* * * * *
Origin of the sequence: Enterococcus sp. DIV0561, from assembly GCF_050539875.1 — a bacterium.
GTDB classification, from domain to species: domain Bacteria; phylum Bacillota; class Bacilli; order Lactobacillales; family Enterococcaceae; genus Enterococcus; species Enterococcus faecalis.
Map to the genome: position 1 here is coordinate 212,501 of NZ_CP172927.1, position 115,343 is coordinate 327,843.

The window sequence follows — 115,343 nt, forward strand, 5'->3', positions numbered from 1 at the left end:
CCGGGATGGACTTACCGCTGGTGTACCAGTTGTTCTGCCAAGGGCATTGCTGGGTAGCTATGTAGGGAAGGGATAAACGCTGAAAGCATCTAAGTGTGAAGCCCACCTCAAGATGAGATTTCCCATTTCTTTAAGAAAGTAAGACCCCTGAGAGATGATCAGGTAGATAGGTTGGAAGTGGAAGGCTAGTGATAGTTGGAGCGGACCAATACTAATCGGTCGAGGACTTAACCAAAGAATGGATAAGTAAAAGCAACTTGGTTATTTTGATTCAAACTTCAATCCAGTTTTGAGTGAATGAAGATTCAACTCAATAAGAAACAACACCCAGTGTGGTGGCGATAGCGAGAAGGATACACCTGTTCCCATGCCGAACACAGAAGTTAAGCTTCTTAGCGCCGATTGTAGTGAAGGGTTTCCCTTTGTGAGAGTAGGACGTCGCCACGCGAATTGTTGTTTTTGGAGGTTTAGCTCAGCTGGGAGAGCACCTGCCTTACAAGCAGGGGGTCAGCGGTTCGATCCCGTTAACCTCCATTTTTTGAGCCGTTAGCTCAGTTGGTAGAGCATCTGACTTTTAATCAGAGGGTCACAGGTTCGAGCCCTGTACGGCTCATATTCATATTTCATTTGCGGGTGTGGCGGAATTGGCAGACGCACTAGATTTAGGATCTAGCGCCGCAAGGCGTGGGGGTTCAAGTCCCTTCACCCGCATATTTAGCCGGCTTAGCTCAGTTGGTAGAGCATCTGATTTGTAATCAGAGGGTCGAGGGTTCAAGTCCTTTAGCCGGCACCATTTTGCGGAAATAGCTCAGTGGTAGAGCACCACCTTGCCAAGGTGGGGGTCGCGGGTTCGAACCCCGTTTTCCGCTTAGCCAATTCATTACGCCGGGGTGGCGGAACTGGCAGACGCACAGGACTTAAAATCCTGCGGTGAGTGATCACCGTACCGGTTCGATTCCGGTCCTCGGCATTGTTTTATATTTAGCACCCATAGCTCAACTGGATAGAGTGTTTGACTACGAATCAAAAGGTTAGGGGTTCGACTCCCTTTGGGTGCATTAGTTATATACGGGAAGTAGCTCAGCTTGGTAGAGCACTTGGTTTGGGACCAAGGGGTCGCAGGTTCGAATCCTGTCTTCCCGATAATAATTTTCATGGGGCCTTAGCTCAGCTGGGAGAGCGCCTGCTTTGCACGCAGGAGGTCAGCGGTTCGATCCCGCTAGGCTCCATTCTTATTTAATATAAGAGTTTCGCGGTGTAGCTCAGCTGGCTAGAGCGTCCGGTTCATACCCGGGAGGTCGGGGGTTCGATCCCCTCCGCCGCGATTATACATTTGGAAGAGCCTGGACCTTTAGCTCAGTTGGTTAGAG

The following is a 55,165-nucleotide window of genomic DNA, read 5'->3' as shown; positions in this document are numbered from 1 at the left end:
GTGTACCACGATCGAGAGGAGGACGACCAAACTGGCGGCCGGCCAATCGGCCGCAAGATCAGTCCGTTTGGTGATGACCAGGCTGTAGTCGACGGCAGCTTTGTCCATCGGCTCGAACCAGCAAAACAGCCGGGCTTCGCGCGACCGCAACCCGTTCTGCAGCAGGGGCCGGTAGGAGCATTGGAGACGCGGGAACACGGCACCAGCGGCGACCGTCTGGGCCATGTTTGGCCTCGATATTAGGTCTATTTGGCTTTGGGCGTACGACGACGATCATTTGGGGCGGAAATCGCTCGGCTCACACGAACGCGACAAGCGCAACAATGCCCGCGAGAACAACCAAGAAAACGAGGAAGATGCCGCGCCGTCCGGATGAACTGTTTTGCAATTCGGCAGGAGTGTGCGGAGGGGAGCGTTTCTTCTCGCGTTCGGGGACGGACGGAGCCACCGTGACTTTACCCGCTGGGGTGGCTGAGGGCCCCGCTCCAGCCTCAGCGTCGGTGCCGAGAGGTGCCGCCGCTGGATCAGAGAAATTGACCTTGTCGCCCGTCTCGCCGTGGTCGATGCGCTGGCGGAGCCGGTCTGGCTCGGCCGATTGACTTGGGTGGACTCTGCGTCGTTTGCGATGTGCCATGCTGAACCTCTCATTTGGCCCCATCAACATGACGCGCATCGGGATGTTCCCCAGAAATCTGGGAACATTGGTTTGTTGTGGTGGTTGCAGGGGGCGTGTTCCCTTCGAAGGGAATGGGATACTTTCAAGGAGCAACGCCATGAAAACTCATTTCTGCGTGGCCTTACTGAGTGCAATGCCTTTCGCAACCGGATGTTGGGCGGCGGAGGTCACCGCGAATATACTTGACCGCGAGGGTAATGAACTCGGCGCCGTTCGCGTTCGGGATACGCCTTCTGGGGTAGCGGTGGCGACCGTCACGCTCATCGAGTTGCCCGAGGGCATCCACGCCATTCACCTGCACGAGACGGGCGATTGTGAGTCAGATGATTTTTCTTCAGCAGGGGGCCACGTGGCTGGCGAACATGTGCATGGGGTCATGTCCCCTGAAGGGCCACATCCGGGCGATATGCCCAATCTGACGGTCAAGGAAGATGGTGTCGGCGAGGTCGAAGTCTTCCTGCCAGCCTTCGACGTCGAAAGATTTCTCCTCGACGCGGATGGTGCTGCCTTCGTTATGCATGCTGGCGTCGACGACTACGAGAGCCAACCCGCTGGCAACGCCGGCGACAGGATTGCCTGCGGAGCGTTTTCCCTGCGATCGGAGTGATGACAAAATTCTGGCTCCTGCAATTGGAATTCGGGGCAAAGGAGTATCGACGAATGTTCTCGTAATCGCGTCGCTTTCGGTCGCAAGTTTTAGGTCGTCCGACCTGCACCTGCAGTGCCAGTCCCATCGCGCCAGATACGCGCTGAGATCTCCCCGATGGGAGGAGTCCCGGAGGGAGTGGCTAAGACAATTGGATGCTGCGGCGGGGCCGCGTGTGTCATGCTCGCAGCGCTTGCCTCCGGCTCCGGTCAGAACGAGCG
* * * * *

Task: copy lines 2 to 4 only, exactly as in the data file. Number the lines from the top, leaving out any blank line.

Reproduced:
GTDB classification, from domain to species: domain Bacteria; phylum Bacillota; class Bacilli; order Lactobacillales; family Enterococcaceae; genus Enterococcus; species Enterococcus faecalis.
Map to the genome: position 1 here is coordinate 212,501 of NZ_CP172927.1, position 115,343 is coordinate 327,843.

The window sequence follows — 115,343 nt, forward strand, 5'->3', positions numbered from 1 at the left end: